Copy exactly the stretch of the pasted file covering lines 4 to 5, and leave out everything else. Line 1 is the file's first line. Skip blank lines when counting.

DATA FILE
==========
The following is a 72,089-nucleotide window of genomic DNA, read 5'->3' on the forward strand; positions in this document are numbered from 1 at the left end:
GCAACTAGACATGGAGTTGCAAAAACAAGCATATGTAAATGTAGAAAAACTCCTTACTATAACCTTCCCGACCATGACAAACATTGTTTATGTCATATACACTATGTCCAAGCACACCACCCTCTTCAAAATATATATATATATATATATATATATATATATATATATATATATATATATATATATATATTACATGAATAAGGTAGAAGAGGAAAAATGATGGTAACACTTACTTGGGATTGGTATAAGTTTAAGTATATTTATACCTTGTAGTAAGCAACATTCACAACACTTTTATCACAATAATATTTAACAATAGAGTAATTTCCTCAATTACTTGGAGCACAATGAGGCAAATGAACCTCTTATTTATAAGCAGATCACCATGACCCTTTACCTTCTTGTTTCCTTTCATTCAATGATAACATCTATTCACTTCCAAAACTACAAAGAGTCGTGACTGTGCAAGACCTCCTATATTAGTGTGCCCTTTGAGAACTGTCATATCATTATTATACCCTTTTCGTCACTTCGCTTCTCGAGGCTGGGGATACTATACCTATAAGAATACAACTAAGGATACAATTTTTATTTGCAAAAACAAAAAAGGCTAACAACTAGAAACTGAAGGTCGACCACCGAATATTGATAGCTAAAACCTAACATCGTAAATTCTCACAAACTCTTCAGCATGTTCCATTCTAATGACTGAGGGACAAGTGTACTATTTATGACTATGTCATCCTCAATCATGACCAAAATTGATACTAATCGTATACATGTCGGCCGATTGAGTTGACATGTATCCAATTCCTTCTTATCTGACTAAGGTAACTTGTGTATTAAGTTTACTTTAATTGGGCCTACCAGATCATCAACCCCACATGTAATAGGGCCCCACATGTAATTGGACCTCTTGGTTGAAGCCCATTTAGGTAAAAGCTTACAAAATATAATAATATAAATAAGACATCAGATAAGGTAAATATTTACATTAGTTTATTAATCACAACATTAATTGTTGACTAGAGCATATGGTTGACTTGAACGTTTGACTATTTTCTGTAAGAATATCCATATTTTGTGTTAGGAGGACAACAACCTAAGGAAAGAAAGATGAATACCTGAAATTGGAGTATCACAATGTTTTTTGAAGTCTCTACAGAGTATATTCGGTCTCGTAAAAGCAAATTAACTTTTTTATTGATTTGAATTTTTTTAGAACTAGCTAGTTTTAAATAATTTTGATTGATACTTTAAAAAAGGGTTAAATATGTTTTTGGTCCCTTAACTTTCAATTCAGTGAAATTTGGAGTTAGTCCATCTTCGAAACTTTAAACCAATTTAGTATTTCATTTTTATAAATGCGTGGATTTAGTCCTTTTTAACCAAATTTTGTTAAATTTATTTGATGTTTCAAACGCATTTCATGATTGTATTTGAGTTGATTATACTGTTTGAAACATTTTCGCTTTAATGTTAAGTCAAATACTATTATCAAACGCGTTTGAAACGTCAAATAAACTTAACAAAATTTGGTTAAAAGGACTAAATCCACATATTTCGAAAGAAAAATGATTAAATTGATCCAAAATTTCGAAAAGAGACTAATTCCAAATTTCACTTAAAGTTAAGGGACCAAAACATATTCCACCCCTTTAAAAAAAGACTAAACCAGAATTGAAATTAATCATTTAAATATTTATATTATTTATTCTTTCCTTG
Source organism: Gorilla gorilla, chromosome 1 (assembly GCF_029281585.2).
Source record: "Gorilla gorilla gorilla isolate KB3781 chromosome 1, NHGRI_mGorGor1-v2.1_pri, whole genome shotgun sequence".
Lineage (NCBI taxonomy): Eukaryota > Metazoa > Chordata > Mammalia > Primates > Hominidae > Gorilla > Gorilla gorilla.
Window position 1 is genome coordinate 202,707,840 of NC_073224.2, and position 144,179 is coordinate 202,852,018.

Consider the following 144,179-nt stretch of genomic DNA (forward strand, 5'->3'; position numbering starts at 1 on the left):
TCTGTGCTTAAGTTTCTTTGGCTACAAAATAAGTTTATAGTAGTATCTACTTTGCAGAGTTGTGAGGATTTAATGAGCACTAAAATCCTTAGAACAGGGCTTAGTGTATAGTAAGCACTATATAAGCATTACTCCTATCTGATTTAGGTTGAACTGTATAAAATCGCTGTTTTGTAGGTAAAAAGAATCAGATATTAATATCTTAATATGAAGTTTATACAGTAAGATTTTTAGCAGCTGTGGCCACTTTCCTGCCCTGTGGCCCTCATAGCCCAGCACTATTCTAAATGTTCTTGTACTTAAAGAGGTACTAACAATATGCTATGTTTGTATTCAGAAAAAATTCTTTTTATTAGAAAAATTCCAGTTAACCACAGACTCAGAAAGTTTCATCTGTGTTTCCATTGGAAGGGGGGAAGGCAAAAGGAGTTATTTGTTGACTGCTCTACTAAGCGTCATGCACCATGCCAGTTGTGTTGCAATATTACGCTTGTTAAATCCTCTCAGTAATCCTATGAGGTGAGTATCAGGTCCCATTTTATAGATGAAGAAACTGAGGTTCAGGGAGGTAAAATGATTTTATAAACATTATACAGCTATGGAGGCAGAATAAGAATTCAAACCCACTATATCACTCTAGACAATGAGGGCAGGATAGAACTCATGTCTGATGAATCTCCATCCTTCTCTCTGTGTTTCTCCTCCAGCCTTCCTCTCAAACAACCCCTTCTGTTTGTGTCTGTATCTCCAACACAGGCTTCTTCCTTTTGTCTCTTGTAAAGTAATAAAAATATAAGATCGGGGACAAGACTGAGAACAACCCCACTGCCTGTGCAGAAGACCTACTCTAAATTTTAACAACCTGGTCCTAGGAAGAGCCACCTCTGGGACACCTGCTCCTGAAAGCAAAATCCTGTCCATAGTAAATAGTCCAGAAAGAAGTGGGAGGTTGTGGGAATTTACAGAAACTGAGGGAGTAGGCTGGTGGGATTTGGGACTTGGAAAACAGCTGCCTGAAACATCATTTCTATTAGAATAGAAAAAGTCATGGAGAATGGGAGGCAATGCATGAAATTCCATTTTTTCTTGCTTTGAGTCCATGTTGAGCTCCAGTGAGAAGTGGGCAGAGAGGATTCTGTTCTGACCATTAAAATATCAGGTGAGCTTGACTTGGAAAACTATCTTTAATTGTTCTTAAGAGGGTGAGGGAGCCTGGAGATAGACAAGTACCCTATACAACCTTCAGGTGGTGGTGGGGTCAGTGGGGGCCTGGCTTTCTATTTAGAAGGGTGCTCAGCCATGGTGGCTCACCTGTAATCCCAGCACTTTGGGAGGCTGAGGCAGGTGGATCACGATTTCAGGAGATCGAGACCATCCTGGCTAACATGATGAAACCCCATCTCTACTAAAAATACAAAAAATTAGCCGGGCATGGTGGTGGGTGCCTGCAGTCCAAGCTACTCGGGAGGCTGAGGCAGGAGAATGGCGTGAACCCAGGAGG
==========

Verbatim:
Source record: "Gorilla gorilla gorilla isolate KB3781 chromosome 1, NHGRI_mGorGor1-v2.1_pri, whole genome shotgun sequence".
Lineage (NCBI taxonomy): Eukaryota > Metazoa > Chordata > Mammalia > Primates > Hominidae > Gorilla > Gorilla gorilla.